The cocaine trade of the 70's and 80's had an indelible impact on contemporary Miami. Smugglers and distributors forever changed a once sleepy retirement community into one of the world’s most glamorous hot spots, the epicenter of a $20 billion annual business fed by Colombia’s Medellin cartel. By the early 80s, Miami’s tripled homicide rate had made it the murder capital of the country, for which a Time cover story dubbed the city “Paradise Lost.”

With Cocaine Cowboys, filmmaker Billy Corben paints a dazzling portrait of a cultural explosion that still echoes as Hollywood myth. Composer of the original “Miami Vice” theme, Jan Hammer, provides the score.

New York Magazine: “Billy Corben’s often hilarious, exuberant documentary practically celebrates the bloodbath that was Miami’s cocaine heyday.”  

MTV: “Bullets fly and dead bodies drop like whacked weeds in this startling documentary about the bad old days of the Miami drug trade. “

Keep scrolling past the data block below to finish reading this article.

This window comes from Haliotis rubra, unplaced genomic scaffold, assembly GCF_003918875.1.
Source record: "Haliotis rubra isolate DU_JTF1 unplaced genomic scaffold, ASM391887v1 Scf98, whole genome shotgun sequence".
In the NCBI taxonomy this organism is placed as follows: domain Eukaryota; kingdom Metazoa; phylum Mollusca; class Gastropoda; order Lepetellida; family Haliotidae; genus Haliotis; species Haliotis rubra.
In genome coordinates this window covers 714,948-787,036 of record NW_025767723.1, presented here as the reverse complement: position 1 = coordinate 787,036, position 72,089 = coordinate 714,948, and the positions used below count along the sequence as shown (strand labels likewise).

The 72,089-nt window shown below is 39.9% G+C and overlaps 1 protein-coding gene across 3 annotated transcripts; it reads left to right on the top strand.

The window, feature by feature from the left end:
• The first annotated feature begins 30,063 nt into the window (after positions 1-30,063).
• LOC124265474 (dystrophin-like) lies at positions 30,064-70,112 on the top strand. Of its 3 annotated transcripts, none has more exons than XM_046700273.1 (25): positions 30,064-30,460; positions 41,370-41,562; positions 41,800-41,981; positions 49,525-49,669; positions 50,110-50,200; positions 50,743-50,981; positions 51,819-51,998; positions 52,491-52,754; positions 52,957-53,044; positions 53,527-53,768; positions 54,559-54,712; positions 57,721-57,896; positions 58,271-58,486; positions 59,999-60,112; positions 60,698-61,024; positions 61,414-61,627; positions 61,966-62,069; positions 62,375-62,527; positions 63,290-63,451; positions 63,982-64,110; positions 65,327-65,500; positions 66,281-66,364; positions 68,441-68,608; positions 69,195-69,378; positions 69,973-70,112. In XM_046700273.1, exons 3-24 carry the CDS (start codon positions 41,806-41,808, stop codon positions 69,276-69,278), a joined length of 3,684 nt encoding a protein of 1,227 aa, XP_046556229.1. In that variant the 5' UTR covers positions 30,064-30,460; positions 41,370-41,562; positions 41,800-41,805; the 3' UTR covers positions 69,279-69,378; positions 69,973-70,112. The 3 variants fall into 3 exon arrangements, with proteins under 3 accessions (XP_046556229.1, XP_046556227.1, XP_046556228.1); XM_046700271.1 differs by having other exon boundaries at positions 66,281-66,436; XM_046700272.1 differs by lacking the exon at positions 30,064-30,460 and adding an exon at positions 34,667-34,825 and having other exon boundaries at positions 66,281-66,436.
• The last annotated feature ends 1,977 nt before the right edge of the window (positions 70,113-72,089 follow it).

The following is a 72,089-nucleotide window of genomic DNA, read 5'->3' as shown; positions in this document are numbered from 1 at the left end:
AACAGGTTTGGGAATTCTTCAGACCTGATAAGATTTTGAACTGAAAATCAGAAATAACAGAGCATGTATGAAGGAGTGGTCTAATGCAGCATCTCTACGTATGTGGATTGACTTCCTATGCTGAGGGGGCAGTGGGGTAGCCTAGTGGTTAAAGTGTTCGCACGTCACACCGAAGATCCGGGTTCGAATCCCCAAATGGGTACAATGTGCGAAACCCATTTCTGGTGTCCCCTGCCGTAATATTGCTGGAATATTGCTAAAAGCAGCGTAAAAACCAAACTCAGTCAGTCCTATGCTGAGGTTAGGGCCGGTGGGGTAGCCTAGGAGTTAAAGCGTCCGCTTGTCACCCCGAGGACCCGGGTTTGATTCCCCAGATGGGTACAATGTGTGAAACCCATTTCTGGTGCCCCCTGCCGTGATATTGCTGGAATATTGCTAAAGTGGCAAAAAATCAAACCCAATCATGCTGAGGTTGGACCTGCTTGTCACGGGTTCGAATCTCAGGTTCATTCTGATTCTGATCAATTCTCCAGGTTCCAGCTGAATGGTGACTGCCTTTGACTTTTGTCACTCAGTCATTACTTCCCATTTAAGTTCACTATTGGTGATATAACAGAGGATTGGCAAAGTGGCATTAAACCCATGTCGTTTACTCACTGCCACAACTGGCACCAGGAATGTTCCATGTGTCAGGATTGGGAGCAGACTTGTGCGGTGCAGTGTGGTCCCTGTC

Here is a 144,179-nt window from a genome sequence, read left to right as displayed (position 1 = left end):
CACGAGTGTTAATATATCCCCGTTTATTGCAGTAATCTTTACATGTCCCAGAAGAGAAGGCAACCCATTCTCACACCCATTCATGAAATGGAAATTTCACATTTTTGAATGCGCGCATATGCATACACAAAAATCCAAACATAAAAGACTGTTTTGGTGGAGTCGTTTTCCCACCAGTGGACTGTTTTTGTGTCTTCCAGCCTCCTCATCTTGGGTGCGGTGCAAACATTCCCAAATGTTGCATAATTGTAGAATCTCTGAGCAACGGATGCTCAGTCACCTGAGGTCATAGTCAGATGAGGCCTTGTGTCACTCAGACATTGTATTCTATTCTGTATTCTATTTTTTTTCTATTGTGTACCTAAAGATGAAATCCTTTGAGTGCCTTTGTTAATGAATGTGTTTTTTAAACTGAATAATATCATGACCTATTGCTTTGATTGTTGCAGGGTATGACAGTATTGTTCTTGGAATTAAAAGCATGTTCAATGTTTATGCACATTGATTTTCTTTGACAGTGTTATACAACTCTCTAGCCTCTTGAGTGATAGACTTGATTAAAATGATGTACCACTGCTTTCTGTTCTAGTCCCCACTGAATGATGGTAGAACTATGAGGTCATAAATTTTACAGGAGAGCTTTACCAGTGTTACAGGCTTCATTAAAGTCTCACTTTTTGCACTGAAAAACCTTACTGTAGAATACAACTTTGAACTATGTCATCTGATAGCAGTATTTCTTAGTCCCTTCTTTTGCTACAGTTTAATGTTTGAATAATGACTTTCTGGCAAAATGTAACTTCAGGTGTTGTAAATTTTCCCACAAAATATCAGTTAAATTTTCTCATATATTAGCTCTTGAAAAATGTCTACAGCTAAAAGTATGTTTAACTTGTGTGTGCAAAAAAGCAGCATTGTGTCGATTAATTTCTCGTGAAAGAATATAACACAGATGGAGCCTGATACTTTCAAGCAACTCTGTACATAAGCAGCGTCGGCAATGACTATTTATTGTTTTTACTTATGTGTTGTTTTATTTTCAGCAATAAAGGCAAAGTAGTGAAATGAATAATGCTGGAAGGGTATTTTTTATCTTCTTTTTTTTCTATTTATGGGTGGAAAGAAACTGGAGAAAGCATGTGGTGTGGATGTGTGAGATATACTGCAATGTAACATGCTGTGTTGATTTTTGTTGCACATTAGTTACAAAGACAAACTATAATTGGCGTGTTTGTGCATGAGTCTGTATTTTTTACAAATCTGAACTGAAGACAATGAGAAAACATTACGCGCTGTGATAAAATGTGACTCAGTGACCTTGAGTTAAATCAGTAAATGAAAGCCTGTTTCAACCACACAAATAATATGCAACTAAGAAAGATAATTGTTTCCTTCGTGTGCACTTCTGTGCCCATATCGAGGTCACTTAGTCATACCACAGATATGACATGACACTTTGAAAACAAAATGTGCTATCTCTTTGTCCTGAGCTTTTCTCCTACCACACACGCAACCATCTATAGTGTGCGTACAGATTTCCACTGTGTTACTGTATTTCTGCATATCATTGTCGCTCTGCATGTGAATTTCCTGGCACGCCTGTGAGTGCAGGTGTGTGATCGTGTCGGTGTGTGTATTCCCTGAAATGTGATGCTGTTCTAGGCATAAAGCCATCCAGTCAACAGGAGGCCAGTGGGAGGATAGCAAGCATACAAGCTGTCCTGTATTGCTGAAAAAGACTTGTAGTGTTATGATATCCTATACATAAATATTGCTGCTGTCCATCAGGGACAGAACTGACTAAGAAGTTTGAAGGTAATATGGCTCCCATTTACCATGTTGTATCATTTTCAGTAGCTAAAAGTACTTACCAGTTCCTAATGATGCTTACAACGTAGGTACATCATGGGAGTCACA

New York Times: “A hyperventilating account of the blood-drenched Miami drug culture in the 1970’s and 80’s, the movie overflows with cops and coroners, snitches and smugglers, reporters and importers.”  

A.V. Club: “Cocaine Cowboys is kinetic and absorbing, the documentary equivalent of Goodfellas.” 

Entertainment Weekly: “Griselda Blanco, a homicidal Colombian ‘Godmother’ who makes Tony Montana look like Mother Teresa.”

Houston Chronicle: “Forget Scarface and Miami Vice. Cocaine Cowboys is the real deal.”

Variety: “A rogues gallery of flamboyant gangsters paint an anecdote-rich portrait of the drug trade”

AP - “Between bootleg DVDs and strong word-of-mouth, "Cocaine Cowboys” - named for a term made popular by the media in the ’70s and ’80s - had already become an underground hit in Miami before its theatrical release Friday.”